> Land Rover LRX. A diesel-engine/battery-powered hybrid, the LRX will keep Land Rover’s reputation for off-road worthiness while returning a claimed 5.5 litres per 100 kilometres on paved roads. You can’t buy this one just yet, though. It’s at least three years away from production—if it gets produced at all.
> Dodge Zeo. It’s an acronym for zero-emissions operation, and the Zeo is a fully electric four-passenger sports car that can go from zero to 100 kilometres per hour in six seconds. Lithium-ion batteries will give it a reputed range of 400 kilometres, and it’s aimed at driving enthusiasts. And you thought an electric sports car was an oxymoron.
> Chrysler ecoVoyager. Aimed at environmentally conscious commuters, the ecoVoyager is also equipped with lithium-ion batteries augmented by an on-board hydrogen fuel cell. Together, they would give it a range of some 480 kilometres. Would being the key word here, because at this point, it’s just a concept car.
> Toyota A-Bat. With Toyota’s proven Synergy hybrid drive providing propulsion, the A-Bat is still just a gleam in the company’s eye at this point. But it does show that a clean-running full-size pickup truck is more than a pipe dream.
> Saturn Vue Green Line 2 Mode Hybrid. With two hybrids on the market already, Saturn wants to take things up a level. As well as having a by-now familiar hybrid arrangement, this Vue will also feature a plug-in mode that allows consumers to recharge the batteries at home. It’s actually slated to go into production by 2010.
> Honda CR-Z. If it ever gets built, this sleek little runabout will feature Honda’s version of hybrid technology and is designed to appeal to those who like to drive as well as breathe clean air. It was accompanied this year at Detroit by Honda’s FCX Clarity, a zero-emissions, fuel cell-propelled econobox that is actually being made available to “selected” users in California this summer. No word on Canadian availability as yet, but probably not.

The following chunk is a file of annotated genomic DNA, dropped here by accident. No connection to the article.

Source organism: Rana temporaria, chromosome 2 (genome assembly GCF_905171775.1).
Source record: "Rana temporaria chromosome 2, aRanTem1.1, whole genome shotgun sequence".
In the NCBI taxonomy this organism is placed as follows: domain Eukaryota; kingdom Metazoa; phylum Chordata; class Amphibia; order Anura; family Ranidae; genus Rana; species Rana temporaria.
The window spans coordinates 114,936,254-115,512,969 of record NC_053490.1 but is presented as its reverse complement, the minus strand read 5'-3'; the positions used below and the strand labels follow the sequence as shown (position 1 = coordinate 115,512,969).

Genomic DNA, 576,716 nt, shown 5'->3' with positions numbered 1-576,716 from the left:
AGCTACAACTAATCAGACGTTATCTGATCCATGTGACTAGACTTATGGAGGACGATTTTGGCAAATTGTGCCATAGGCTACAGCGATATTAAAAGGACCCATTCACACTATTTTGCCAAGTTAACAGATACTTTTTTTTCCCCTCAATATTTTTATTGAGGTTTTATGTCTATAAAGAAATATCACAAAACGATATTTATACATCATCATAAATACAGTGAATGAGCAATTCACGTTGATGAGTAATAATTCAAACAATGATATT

> Hummer HX. Isn’t it ironic? Hummer, the vehicle most reviled by environmentalists, may be on the receiving end of a clean-burning E85 “flex fuel” engine that can run on either the ethanol-blended fuel or straight gasoline. The Hummer HX concept car was created by newly hired, under-25 designers at GM, and it may see the light of day.
> Saab 9-4X BioPower. Another ethanol-
fuelled effort from General Motors. Designed in Sweden, it’s a “driver-focused vehicle inspired by Scandinavian design values and respect for the environment”, to quote the manufacturer directly. Turbocharged 2.0-litre, four-cylinder engine, four-wheel drive, and considerably cleaner than a comparably sized gasoline engine, Saab says.
While many of the vehicles shown at Detroit this year are concepts and probably will never put rubber to pavement, at least they show that carmakers are doing something. When you think about it, there’s really no choice in the matter.